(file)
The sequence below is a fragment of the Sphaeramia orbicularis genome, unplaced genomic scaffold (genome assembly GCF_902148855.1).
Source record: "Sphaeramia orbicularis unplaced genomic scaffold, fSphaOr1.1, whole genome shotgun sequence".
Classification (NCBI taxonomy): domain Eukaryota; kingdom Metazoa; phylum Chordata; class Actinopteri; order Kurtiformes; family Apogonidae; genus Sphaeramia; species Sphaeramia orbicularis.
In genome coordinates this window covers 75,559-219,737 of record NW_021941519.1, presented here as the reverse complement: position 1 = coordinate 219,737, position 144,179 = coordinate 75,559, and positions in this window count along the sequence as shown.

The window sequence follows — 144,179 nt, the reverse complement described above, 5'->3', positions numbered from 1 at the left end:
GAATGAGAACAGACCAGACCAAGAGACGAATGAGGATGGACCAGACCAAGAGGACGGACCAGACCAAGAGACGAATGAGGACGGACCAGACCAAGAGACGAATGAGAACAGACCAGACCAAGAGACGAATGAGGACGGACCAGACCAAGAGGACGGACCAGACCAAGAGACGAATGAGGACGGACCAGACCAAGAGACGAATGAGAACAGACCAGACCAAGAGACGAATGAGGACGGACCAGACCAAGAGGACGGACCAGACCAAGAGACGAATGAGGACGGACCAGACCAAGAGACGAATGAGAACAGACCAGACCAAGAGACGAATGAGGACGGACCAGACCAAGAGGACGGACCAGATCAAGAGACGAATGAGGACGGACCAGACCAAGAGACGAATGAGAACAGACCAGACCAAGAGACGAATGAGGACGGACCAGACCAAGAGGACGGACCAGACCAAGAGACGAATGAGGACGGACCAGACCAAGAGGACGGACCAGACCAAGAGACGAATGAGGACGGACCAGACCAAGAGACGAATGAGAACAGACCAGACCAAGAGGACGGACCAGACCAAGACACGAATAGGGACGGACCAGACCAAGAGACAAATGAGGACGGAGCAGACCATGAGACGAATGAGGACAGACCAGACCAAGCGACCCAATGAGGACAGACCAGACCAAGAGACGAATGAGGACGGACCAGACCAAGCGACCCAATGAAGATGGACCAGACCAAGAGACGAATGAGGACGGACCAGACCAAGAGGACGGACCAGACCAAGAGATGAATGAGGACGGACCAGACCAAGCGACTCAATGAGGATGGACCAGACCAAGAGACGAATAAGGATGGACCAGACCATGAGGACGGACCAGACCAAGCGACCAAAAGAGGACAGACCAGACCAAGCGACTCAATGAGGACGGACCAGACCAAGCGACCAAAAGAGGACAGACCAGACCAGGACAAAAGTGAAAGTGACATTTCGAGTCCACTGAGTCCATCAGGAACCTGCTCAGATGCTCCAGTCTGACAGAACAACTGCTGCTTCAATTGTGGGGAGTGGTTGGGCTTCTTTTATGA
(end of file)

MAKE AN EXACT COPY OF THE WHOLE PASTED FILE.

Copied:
The sequence below is a fragment of the Sphaeramia orbicularis genome, unplaced genomic scaffold (genome assembly GCF_902148855.1).
Source record: "Sphaeramia orbicularis unplaced genomic scaffold, fSphaOr1.1, whole genome shotgun sequence".
Classification (NCBI taxonomy): domain Eukaryota; kingdom Metazoa; phylum Chordata; class Actinopteri; order Kurtiformes; family Apogonidae; genus Sphaeramia; species Sphaeramia orbicularis.
In genome coordinates this window covers 75,559-219,737 of record NW_021941519.1, presented here as the reverse complement: position 1 = coordinate 219,737, position 144,179 = coordinate 75,559, and positions in this window count along the sequence as shown.

The window sequence follows — 144,179 nt, the reverse complement described above, 5'->3', positions numbered from 1 at the left end:
GAATGAGAACAGACCAGACCAAGAGACGAATGAGGATGGACCAGACCAAGAGGACGGACCAGACCAAGAGACGAATGAGGACGGACCAGACCAAGAGACGAATGAGAACAGACCAGACCAAGAGACGAATGAGGACGGACCAGACCAAGAGGACGGACCAGACCAAGAGACGAATGAGGACGGACCAGACCAAGAGACGAATGAGAACAGACCAGACCAAGAGACGAATGAGGACGGACCAGACCAAGAGGACGGACCAGACCAAGAGACGAATGAGGACGGACCAGACCAAGAGACGAATGAGAACAGACCAGACCAAGAGACGAATGAGGACGGACCAGACCAAGAGGACGGACCAGATCAAGAGACGAATGAGGACGGACCAGACCAAGAGACGAATGAGAACAGACCAGACCAAGAGACGAATGAGGACGGACCAGACCAAGAGGACGGACCAGACCAAGAGACGAATGAGGACGGACCAGACCAAGAGGACGGACCAGACCAAGAGACGAATGAGGACGGACCAGACCAAGAGACGAATGAGAACAGACCAGACCAAGAGGACGGACCAGACCAAGACACGAATAGGGACGGACCAGACCAAGAGACAAATGAGGACGGAGCAGACCATGAGACGAATGAGGACAGACCAGACCAAGCGACCCAATGAGGACAGACCAGACCAAGAGACGAATGAGGACGGACCAGACCAAGCGACCCAATGAAGATGGACCAGACCAAGAGACGAATGAGGACGGACCAGACCAAGAGGACGGACCAGACCAAGAGATGAATGAGGACGGACCAGACCAAGCGACTCAATGAGGATGGACCAGACCAAGAGACGAATAAGGATGGACCAGACCATGAGGACGGACCAGACCAAGCGACCAAAAGAGGACAGACCAGACCAAGCGACTCAATGAGGACGGACCAGACCAAGCGACCAAAAGAGGACAGACCAGACCAGGACAAAAGTGAAAGTGACATTTCGAGTCCACTGAGTCCATCAGGAACCTGCTCAGATGCTCCAGTCTGACAGAACAACTGCTGCTTCAATTGTGGGGAGTGGTTGGGCTTCTTTTATGA